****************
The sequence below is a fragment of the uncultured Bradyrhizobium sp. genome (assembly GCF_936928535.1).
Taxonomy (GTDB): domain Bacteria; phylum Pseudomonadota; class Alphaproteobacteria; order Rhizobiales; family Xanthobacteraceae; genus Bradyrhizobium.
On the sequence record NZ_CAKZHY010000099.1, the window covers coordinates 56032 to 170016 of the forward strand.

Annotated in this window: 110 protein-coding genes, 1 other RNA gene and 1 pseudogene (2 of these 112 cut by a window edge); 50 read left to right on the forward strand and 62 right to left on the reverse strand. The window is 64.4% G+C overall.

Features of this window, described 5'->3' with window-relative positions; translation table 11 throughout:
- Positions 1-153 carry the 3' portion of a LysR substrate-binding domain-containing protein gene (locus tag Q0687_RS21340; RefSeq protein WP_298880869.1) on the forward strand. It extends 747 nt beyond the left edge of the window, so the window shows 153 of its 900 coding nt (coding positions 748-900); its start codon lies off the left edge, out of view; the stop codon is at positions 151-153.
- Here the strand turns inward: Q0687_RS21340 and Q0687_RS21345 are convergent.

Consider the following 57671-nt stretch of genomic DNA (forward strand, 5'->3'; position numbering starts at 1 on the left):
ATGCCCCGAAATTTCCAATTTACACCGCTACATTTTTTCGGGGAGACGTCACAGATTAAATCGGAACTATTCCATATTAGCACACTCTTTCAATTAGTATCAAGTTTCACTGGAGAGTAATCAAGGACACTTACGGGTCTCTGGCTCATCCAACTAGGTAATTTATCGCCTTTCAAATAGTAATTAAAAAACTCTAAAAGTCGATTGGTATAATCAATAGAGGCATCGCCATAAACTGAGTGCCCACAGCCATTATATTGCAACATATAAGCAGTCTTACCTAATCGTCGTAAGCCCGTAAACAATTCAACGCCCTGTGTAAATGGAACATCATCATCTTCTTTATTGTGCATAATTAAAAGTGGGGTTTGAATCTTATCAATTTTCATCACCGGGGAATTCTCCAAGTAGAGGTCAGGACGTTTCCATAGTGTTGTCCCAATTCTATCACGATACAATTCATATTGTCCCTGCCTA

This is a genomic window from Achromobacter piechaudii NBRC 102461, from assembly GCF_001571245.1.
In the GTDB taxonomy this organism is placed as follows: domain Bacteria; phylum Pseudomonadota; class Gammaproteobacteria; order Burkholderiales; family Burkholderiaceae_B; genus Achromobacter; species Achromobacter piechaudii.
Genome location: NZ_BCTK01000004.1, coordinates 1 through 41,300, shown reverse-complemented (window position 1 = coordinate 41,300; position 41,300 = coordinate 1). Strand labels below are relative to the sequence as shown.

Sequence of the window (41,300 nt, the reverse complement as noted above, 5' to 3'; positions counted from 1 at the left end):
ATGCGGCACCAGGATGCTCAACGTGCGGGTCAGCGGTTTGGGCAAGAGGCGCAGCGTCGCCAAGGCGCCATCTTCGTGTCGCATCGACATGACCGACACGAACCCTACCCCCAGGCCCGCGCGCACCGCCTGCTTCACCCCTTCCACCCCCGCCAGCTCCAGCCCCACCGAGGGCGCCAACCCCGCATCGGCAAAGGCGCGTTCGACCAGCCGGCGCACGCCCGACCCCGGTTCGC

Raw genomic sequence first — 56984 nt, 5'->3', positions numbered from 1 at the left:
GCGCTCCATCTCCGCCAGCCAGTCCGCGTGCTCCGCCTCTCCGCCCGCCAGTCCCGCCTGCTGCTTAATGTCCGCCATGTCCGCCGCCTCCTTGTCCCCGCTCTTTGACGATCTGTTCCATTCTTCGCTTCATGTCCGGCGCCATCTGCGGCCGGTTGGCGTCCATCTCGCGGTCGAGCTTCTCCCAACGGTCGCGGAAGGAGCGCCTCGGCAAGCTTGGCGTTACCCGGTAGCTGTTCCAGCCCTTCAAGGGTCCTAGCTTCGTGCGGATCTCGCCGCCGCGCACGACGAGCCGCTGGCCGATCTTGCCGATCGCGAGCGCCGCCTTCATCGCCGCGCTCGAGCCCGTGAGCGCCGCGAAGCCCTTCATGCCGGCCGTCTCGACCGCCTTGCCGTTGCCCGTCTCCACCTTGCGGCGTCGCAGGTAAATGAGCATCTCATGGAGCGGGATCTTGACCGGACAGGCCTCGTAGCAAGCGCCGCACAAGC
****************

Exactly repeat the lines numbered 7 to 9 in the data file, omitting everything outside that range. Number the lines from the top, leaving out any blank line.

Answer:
- Here the strand turns inward: Q0687_RS21340 and Q0687_RS21345 are convergent.

Consider the following 57671-nt stretch of genomic DNA (forward strand, 5'->3'; position numbering starts at 1 on the left):
ATGCCCCGAAATTTCCAATTTACACCGCTACATTTTTTCGGGGAGACGTCACAGATTAAATCGGAACTATTCCATATTAGCACACTCTTTCAATTAGTATCAAGTTTCACTGGAGAGTAATCAAGGACACTTACGGGTCTCTGGCTCATCCAACTAGGTAATTTATCGCCTTTCAAATAGTAATTAAAAAACTCTAAAAGTCGATTGGTATAATCAATAGAGGCATCGCCATAAACTGAGTGCCCACAGCCATTATATTGCAACATATAAGCAGTCTTACCTAATCGTCGTAAGCCCGTAAACAATTCAACGCCCTGTGTAAATGGAACATCATCATCTTCTTTATTGTGCATAATTAAAAGTGGGGTTTGAATCTTATCAATTTTCATCACCGGGGAATTCTCCAAGTAGAGGTCAGGACGTTTCCATAGTGTTGTCCCAATTCTATCACGATACAATTCATATTGTCCCTGCCTA